Tractor-trailers are the most dangerous vehicles on the roads. If you are hit by a eighteen wheeler, your chances of survival are much slimmer than if you are hit by a car. When we think of accidents involving tractor-trailers, semis, eighteen wheelers and other large trucks, we typically think of collisions. However, there is another type of accident that happens more often than many people think – when heavy objects fall from tractor-trailers and construction vehicles.
Even if you avoid an object that falls off a truck, it can cause a dangerous highway obstruction that causes other vehicles to crash. As reflected in some of our prior blogs, Jacksonville has had its fair share of these types of trucking accidents.
Earlier this month a 42-year-old man was killed in Jacksonville when a 7-ton slab of concrete fell from a truck, crushing him near the intersection of I-295 southbound and Old St. Augustine Road. According to the Jacksonville Fire and Rescue Department, the sound barrier panel which was to be put up on alongside I-95 fell off the truck, crushing the victim’s vehicle and killing him. The truck was owned by Big Ben Transport, a company headquartered in Tampa. The Occupational Safety & Health Administration and Department of Transportation was reported are investigationg to determine how this happened and to establish if negligence was involved.
In February of 2015, a driver was killed and his wife was injured on Interstate 95 in northern St. Johns County when a ladder fell off a truck into the path of another vehicle towing a camper. The 59-year-old man was killed and his wife was injured when their pickup truck jack-knifed and overturned after swerving to avoid the ladder that was lying in the center lane of the highway. The northbound lanes of I-95 were closed for more than eight hours while the accident was investigated and debris was cleared.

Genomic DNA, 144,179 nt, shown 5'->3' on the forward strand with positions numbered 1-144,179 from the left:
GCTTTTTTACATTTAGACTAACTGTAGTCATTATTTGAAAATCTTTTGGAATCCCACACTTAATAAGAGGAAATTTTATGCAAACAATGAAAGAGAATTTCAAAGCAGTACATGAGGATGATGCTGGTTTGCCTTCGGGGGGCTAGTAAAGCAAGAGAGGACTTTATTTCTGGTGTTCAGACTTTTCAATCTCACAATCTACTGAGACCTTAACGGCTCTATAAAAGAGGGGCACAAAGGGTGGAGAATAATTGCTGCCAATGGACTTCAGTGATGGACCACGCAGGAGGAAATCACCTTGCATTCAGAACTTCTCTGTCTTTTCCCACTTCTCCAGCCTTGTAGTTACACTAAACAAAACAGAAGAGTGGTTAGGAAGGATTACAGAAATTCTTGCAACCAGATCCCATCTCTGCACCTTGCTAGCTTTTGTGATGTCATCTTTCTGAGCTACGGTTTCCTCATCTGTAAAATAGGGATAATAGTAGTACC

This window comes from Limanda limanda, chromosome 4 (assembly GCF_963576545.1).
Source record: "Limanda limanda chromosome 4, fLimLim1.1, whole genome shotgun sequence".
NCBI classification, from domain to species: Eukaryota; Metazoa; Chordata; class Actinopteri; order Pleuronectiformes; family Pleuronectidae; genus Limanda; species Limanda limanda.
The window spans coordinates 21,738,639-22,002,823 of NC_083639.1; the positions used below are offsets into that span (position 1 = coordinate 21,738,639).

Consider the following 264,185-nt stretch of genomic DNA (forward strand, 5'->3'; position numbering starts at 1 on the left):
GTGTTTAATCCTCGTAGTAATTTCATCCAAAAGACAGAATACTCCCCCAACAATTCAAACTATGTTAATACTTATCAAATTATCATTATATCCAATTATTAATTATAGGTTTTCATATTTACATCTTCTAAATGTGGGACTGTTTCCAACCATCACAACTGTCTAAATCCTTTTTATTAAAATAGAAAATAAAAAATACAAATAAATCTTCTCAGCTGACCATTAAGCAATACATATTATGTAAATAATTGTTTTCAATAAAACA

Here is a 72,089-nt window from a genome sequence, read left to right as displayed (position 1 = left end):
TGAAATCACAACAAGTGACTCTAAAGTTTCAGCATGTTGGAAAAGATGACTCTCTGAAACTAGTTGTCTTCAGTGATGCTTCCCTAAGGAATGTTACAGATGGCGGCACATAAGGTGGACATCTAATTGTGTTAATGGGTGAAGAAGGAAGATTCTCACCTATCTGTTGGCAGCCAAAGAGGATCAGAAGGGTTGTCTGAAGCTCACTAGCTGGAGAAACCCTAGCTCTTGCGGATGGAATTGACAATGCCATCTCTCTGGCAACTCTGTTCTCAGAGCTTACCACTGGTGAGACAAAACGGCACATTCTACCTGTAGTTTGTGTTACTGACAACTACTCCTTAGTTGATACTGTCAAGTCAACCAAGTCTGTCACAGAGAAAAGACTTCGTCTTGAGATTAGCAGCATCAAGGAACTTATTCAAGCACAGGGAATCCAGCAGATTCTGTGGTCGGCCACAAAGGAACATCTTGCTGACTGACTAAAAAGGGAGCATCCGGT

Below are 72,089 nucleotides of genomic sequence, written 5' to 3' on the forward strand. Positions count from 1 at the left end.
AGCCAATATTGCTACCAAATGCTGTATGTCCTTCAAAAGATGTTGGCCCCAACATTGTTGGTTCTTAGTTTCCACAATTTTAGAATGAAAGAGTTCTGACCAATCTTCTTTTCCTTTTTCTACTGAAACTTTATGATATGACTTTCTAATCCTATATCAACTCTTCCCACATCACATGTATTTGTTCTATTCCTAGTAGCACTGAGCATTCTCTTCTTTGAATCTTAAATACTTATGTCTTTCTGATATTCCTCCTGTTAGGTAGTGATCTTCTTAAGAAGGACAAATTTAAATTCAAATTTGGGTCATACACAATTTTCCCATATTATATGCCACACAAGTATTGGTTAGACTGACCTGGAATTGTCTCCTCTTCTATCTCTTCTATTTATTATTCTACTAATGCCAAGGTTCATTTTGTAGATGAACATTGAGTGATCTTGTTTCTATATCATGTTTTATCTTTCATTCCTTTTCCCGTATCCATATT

In addition to items that fall from vehicles, parts can come off a truck with deadly consequences. Last September, a 27-year-old man was killed when he was driving northbound on I-95 about 30 miles south of Jacksonville in St. Johns County, when a wheel came loose from a southbound truck, bounced over the concrete median and crashed through the windshield of his Mitsubishi Lancer.
Loads, tools and parts that fall from trucks prove deadly on Florida’s highways. One hundred and thirty one crashes caused by debris on the roads have already occurred in Florida since the beginning of 2015, with 21 persons suffering personal injuries. According to Triple A, unsecured loads are responsible for approximately 25,000 auto accidents in the United States annually. In those accidents, approximately 100 people die each year.
The Federal Motor Carrier Safety Administration governs trucks operating in interstate commerce. It has issued rules to ensure loads are safely secured on trucks. These load or cargo securement rules set out certain criteria for proper truck loading. Among those rules are:
• Maximum load weight limits;
• Requirements for transporting certain types of cargo that are susceptible to falling from a truck, such as logs (with the pulpwood logging industry in and around Jacksonville, this rule has special importance here), metal coils or automobiles;
• Requirements for cargo to be fully immobilized through the use of equipment such as inflatable dunnage bags; and
• A minimum number of tie-downs to immobilize cargo on the vehicle.
When truck drivers and trucking companies fail to stop their loads falling off, and an accident occurs, a victim, or the victim’s family, can pursue a claim against the parties responsible for the incident. Our Jacksonville trucking accident attorney has handled injury and wrongful death cases for more than 21 years. Call us at (904) 632-0077 for a free consultation.